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Micah 5:2-9

Context
A King Will Come and a Remnant Will Prosper

5:2 (5:1) As for you, Bethlehem Ephrathah, 1 

seemingly insignificant 2  among the clans of Judah –

from you a king will emerge who will rule over Israel on my behalf, 3 

one whose origins 4  are in the distant past. 5 

5:3 So the Lord 6  will hand the people of Israel 7  over to their enemies 8 

until the time when the woman in labor 9  gives birth. 10 

Then the rest of the king’s 11  countrymen will return

to be reunited with the people of Israel. 12 

5:4 He will assume his post 13  and shepherd the people 14  by the Lord’s strength,

by the sovereign authority of the Lord his God. 15 

They will live securely, 16  for at that time he will be honored 17 

even in the distant regions of 18  the earth.

5:5 He will give us peace. 19 

Should the Assyrians try to invade our land

and attempt to set foot in our fortresses, 20 

we will send 21  against them seven 22  shepherd-rulers, 23 

make that eight commanders. 24 

5:6 They will rule 25  the land of Assyria with the sword,

the land of Nimrod 26  with a drawn sword. 27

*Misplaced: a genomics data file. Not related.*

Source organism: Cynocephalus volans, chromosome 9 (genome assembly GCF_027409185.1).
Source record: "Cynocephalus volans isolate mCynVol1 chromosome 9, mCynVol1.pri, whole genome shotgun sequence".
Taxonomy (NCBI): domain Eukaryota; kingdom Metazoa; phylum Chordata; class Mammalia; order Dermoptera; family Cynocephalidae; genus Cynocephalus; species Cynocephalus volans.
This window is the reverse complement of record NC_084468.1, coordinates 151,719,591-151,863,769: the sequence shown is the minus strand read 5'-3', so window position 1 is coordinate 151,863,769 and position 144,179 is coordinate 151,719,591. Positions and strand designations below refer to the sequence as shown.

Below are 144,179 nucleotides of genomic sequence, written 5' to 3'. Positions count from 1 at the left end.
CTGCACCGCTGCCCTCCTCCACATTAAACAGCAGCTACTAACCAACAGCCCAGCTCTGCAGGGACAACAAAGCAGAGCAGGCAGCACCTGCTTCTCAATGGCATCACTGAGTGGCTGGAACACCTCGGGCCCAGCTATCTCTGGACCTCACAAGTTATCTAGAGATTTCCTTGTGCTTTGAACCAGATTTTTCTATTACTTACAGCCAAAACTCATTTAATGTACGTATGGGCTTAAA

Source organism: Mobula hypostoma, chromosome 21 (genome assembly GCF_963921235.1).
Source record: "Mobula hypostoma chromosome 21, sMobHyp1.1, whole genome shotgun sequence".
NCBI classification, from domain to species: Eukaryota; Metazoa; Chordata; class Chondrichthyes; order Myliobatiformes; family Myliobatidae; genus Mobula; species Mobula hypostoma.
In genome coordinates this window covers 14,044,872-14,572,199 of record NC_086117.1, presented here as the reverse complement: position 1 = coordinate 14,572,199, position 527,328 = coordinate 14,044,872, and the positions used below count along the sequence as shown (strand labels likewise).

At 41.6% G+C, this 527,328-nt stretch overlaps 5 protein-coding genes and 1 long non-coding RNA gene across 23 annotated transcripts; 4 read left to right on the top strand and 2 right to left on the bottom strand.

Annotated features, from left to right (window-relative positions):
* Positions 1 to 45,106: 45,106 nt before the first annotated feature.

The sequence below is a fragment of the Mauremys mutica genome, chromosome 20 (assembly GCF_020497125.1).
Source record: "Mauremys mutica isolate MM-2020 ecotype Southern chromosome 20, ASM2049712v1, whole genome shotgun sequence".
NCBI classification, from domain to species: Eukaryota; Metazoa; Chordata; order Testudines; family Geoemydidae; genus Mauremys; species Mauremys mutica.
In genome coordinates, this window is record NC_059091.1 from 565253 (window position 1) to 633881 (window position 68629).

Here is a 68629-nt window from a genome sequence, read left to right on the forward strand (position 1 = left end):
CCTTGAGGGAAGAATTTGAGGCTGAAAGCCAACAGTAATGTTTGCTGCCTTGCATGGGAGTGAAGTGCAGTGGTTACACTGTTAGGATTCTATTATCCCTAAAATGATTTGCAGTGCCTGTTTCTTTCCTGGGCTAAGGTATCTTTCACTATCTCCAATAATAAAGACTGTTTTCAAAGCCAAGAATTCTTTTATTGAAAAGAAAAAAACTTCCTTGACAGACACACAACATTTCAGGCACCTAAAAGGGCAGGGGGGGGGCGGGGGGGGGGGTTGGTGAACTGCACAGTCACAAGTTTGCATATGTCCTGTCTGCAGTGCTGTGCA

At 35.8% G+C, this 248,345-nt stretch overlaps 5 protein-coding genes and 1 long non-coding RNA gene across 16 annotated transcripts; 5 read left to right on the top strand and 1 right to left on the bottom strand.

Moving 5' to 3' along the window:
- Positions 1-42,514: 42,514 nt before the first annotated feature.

Our king 28  will rescue us from the Assyrians

should they attempt to invade our land

and try to set foot in our territory.

5:7 Those survivors from 29  Jacob will live 30 

in the midst of many nations. 31 

They will be like the dew the Lord sends,

like the rain on the grass,

that does not hope for men to come

or wait around for humans to arrive. 32 

5:8 Those survivors from Jacob will live among the nations,

in the midst of many peoples.

They will be like a lion among the animals of the forest,

like a young lion among the flocks of sheep,

which attacks when it passes through;

it rips its prey 33  and there is no one to stop it. 34 

5:9 Lift your hand triumphantly against your adversaries; 35 

may all your enemies be destroyed! 36 

1 sn Ephrathah is either an alternate name for Bethlehem or the name of the district in which Bethlehem was located. See Ruth 4:11.

map For location of Bethlehem see Map5 B1; Map7 E2; Map8 E2; Map10 B4.

2 tn Heb “being small.” Some omit לִהְיוֹת (lihyot, “being”) because it fits awkwardly and appears again in the next line.